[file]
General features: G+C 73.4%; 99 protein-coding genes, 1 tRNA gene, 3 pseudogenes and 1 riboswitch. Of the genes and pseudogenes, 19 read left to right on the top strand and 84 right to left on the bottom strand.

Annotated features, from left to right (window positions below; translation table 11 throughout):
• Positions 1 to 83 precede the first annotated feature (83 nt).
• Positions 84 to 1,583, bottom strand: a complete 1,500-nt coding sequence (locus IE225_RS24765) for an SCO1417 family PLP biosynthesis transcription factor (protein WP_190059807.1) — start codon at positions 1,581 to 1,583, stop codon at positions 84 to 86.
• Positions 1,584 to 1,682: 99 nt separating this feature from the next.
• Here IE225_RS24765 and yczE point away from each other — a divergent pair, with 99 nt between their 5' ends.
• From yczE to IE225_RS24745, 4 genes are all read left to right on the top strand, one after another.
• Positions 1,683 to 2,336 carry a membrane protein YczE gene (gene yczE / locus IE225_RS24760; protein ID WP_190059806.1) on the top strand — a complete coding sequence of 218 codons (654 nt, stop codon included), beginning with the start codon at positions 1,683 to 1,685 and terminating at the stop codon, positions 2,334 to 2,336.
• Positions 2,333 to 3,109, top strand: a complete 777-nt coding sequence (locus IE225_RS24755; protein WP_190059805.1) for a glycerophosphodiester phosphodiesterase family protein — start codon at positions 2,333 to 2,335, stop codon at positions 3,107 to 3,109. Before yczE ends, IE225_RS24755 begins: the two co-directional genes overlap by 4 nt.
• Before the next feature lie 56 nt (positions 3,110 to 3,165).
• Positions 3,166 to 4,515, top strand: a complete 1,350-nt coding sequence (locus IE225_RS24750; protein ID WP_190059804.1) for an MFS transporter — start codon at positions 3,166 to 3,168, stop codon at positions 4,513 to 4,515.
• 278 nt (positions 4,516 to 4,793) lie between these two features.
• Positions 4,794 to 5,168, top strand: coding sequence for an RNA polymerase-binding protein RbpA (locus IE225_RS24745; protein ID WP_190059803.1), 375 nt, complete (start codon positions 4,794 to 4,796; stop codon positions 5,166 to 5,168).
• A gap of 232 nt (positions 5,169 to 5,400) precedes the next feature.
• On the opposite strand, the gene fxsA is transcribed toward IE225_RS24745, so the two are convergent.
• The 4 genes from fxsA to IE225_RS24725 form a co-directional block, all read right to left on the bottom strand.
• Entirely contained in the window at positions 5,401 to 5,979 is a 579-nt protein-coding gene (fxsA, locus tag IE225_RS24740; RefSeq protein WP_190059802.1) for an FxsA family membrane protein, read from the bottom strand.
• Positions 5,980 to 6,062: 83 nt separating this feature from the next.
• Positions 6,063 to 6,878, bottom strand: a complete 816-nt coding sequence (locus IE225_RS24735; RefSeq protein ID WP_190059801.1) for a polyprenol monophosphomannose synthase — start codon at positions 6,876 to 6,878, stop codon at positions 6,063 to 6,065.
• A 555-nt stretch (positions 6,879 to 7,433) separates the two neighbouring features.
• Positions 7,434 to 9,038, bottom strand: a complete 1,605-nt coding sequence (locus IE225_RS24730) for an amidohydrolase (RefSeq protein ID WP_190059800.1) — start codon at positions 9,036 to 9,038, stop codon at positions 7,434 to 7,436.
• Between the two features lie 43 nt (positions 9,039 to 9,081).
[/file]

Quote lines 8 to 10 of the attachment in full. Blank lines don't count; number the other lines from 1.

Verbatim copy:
• Positions 1,683 to 2,336 carry a membrane protein YczE gene (gene yczE / locus IE225_RS24760; protein ID WP_190059806.1) on the top strand — a complete coding sequence of 218 codons (654 nt, stop codon included), beginning with the start codon at positions 1,683 to 1,685 and terminating at the stop codon, positions 2,334 to 2,336.
• Positions 2,333 to 3,109, top strand: a complete 777-nt coding sequence (locus IE225_RS24755; protein WP_190059805.1) for a glycerophosphodiester phosphodiesterase family protein — start codon at positions 2,333 to 2,335, stop codon at positions 3,107 to 3,109. Before yczE ends, IE225_RS24755 begins: the two co-directional genes overlap by 4 nt.
• Before the next feature lie 56 nt (positions 3,110 to 3,165).